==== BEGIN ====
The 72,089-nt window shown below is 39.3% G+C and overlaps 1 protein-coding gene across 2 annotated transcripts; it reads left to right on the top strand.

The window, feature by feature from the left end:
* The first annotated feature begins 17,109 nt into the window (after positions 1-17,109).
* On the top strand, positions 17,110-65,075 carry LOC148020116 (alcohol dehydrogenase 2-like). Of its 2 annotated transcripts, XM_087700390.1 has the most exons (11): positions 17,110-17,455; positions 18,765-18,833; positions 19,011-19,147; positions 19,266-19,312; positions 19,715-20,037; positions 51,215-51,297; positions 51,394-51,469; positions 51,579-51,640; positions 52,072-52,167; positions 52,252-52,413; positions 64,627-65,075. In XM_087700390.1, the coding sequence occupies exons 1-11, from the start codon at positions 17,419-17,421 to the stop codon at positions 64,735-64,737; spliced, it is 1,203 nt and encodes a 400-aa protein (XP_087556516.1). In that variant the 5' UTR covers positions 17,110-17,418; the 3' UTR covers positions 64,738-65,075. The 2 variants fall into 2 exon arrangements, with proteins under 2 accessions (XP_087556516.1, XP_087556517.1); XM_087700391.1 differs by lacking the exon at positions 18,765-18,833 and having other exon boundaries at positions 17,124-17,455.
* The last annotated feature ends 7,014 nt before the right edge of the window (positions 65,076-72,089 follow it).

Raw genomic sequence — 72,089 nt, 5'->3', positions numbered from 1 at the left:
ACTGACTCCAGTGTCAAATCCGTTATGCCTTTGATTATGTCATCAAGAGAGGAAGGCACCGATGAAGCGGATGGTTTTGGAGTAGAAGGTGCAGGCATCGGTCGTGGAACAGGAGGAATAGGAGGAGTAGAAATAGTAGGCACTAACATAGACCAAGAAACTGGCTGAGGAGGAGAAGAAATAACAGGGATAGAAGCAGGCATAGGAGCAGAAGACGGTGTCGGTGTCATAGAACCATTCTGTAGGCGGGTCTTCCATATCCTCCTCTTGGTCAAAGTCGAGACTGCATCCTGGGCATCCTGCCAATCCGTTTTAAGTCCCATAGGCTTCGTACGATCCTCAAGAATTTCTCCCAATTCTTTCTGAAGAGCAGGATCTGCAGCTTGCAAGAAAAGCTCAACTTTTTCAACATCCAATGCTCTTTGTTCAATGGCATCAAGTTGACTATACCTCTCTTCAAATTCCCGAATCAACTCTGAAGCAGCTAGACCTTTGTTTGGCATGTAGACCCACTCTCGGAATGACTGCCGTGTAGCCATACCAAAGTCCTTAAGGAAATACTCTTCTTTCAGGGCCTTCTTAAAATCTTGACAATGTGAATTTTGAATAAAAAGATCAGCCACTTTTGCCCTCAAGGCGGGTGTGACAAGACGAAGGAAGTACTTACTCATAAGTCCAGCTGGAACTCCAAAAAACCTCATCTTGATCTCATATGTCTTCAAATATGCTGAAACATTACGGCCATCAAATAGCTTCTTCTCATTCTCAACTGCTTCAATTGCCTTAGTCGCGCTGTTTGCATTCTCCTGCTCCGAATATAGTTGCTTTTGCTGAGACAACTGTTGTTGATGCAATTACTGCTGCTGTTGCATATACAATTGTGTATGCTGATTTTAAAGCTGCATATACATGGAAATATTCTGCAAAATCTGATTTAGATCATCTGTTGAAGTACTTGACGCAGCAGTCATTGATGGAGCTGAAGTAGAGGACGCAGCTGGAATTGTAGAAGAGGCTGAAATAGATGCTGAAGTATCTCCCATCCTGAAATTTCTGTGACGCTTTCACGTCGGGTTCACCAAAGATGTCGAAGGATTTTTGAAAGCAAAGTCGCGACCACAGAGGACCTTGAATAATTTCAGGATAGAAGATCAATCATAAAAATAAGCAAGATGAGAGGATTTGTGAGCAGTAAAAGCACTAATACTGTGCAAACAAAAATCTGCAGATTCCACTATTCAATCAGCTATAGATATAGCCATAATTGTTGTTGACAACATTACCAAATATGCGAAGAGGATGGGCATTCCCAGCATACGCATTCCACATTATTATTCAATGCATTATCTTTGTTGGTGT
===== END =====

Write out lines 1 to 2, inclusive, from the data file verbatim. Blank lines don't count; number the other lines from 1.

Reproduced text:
The 72,089-nt window shown below is 39.3% G+C and overlaps 1 protein-coding gene across 2 annotated transcripts; it reads left to right on the top strand.

The window, feature by feature from the left end: